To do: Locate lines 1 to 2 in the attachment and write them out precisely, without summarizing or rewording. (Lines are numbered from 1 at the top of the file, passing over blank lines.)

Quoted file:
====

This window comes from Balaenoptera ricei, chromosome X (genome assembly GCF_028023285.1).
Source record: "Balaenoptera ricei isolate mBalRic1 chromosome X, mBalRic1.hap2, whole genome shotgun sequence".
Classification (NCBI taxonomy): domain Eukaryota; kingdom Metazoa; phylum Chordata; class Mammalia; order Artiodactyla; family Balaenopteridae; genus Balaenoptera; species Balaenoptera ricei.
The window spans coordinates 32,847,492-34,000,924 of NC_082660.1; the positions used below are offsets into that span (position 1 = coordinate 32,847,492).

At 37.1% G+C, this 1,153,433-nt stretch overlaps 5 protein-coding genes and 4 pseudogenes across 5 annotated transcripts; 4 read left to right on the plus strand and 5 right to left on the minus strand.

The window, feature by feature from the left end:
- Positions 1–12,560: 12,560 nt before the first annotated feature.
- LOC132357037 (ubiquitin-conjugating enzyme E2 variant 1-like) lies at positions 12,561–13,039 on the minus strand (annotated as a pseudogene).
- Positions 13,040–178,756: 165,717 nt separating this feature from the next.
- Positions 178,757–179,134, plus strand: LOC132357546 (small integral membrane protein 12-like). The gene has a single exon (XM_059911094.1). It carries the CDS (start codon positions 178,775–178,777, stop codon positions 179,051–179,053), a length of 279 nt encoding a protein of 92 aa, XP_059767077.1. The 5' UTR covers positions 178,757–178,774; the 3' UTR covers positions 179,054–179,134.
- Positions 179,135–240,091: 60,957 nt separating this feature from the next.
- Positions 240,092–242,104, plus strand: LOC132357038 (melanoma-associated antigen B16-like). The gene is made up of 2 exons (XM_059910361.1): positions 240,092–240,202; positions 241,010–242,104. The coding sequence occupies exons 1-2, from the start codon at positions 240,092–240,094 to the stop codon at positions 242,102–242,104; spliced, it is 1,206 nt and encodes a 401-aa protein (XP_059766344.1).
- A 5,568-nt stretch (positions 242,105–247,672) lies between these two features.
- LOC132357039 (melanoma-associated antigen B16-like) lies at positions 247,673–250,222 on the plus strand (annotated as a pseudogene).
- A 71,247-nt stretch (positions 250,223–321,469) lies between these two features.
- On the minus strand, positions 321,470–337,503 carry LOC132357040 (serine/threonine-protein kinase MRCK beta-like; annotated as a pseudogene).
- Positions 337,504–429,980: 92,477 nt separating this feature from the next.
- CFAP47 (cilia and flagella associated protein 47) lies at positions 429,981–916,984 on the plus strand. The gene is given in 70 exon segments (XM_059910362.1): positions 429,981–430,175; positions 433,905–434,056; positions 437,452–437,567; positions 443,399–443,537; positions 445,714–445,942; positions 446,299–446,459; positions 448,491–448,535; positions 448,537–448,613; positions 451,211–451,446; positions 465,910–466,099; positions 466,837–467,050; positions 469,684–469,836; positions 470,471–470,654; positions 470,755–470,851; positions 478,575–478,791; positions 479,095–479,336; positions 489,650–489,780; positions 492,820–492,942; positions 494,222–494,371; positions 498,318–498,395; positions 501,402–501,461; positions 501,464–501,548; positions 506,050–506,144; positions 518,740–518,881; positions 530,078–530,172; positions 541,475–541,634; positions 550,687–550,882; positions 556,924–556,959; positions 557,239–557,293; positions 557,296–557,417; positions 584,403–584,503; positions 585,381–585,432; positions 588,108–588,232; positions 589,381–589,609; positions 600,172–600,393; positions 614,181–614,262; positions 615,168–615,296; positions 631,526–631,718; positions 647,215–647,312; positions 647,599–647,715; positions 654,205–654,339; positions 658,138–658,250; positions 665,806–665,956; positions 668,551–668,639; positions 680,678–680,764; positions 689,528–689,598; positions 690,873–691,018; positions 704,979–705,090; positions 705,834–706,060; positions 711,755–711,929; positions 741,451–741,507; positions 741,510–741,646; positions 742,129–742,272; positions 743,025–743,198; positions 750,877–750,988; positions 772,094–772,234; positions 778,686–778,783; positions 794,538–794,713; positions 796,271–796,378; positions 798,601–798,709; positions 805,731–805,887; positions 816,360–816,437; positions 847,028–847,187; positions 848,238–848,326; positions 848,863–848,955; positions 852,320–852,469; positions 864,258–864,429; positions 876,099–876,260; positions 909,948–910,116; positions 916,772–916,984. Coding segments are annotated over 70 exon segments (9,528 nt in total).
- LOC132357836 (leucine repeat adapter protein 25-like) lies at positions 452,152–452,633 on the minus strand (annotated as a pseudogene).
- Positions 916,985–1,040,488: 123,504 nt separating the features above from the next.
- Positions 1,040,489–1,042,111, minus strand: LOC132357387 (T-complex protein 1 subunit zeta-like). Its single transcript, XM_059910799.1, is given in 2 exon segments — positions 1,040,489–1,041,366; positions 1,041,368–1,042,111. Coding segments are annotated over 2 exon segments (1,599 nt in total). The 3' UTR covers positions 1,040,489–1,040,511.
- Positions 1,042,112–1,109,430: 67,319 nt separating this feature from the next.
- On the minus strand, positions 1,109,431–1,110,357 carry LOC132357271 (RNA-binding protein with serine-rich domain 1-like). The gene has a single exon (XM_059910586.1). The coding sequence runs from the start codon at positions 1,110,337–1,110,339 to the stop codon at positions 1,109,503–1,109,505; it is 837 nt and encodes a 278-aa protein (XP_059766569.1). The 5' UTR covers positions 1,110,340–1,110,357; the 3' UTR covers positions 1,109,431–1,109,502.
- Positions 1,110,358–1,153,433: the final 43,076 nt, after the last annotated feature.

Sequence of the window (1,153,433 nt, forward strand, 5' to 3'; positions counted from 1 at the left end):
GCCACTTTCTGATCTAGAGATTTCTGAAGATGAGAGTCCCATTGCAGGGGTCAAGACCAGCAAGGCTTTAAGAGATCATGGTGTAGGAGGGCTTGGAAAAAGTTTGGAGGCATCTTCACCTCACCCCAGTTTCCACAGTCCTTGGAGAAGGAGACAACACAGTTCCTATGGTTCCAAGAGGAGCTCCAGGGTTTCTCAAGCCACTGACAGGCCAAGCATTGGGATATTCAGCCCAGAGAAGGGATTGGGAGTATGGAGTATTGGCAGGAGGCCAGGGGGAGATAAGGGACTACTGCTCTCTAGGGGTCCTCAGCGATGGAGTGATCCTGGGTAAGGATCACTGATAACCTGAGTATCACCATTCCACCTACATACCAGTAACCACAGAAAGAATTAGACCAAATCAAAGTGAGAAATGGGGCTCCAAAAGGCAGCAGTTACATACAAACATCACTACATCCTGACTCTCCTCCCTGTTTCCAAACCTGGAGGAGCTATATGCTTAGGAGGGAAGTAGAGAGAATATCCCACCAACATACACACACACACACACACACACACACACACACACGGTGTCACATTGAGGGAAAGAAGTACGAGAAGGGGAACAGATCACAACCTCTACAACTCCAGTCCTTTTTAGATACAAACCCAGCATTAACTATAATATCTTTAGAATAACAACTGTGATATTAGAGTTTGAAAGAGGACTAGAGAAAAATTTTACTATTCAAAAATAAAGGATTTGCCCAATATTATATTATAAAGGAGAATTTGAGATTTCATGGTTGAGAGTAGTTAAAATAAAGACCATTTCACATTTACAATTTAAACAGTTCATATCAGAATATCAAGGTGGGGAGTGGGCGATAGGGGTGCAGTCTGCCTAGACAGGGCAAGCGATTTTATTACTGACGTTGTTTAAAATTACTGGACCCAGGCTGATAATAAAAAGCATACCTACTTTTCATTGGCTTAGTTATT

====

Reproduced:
This window comes from Balaenoptera ricei, chromosome X (genome assembly GCF_028023285.1).
Source record: "Balaenoptera ricei isolate mBalRic1 chromosome X, mBalRic1.hap2, whole genome shotgun sequence".